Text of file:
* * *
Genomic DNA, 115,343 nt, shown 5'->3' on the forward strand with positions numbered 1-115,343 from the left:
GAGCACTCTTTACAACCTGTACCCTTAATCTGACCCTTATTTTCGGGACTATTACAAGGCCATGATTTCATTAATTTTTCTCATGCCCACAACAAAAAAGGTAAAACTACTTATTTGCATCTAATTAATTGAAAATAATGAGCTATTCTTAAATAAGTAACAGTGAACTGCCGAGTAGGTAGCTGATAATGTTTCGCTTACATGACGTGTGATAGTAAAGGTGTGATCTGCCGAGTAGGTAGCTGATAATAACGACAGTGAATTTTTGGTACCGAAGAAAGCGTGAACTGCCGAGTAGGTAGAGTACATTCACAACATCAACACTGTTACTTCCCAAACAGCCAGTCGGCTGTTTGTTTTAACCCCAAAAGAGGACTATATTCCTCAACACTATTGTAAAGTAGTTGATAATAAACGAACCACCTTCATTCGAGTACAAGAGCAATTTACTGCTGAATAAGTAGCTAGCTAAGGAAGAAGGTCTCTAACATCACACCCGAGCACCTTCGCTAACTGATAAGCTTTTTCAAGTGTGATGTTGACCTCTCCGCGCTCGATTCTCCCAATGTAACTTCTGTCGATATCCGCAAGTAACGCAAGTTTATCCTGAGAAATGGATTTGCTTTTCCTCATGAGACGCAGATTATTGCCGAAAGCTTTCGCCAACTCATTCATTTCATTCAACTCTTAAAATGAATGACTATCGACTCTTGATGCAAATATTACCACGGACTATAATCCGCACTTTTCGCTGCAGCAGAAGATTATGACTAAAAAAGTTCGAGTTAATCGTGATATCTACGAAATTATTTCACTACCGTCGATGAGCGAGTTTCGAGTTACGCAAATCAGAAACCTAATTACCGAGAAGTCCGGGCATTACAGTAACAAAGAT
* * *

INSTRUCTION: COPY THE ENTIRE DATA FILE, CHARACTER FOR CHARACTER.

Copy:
Genomic DNA, 115,343 nt, shown 5'->3' on the forward strand with positions numbered 1-115,343 from the left:
GAGCACTCTTTACAACCTGTACCCTTAATCTGACCCTTATTTTCGGGACTATTACAAGGCCATGATTTCATTAATTTTTCTCATGCCCACAACAAAAAAGGTAAAACTACTTATTTGCATCTAATTAATTGAAAATAATGAGCTATTCTTAAATAAGTAACAGTGAACTGCCGAGTAGGTAGCTGATAATGTTTCGCTTACATGACGTGTGATAGTAAAGGTGTGATCTGCCGAGTAGGTAGCTGATAATAACGACAGTGAATTTTTGGTACCGAAGAAAGCGTGAACTGCCGAGTAGGTAGAGTACATTCACAACATCAACACTGTTACTTCCCAAACAGCCAGTCGGCTGTTTGTTTTAACCCCAAAAGAGGACTATATTCCTCAACACTATTGTAAAGTAGTTGATAATAAACGAACCACCTTCATTCGAGTACAAGAGCAATTTACTGCTGAATAAGTAGCTAGCTAAGGAAGAAGGTCTCTAACATCACACCCGAGCACCTTCGCTAACTGATAAGCTTTTTCAAGTGTGATGTTGACCTCTCCGCGCTCGATTCTCCCAATGTAACTTCTGTCGATATCCGCAAGTAACGCAAGTTTATCCTGAGAAATGGATTTGCTTTTCCTCATGAGACGCAGATTATTGCCGAAAGCTTTCGCCAACTCATTCATTTCATTCAACTCTTAAAATGAATGACTATCGACTCTTGATGCAAATATTACCACGGACTATAATCCGCACTTTTCGCTGCAGCAGAAGATTATGACTAAAAAAGTTCGAGTTAATCGTGATATCTACGAAATTATTTCACTACCGTCGATGAGCGAGTTTCGAGTTACGCAAATCAGAAACCTAATTACCGAGAAGTCCGGGCATTACAGTAACAAAGAT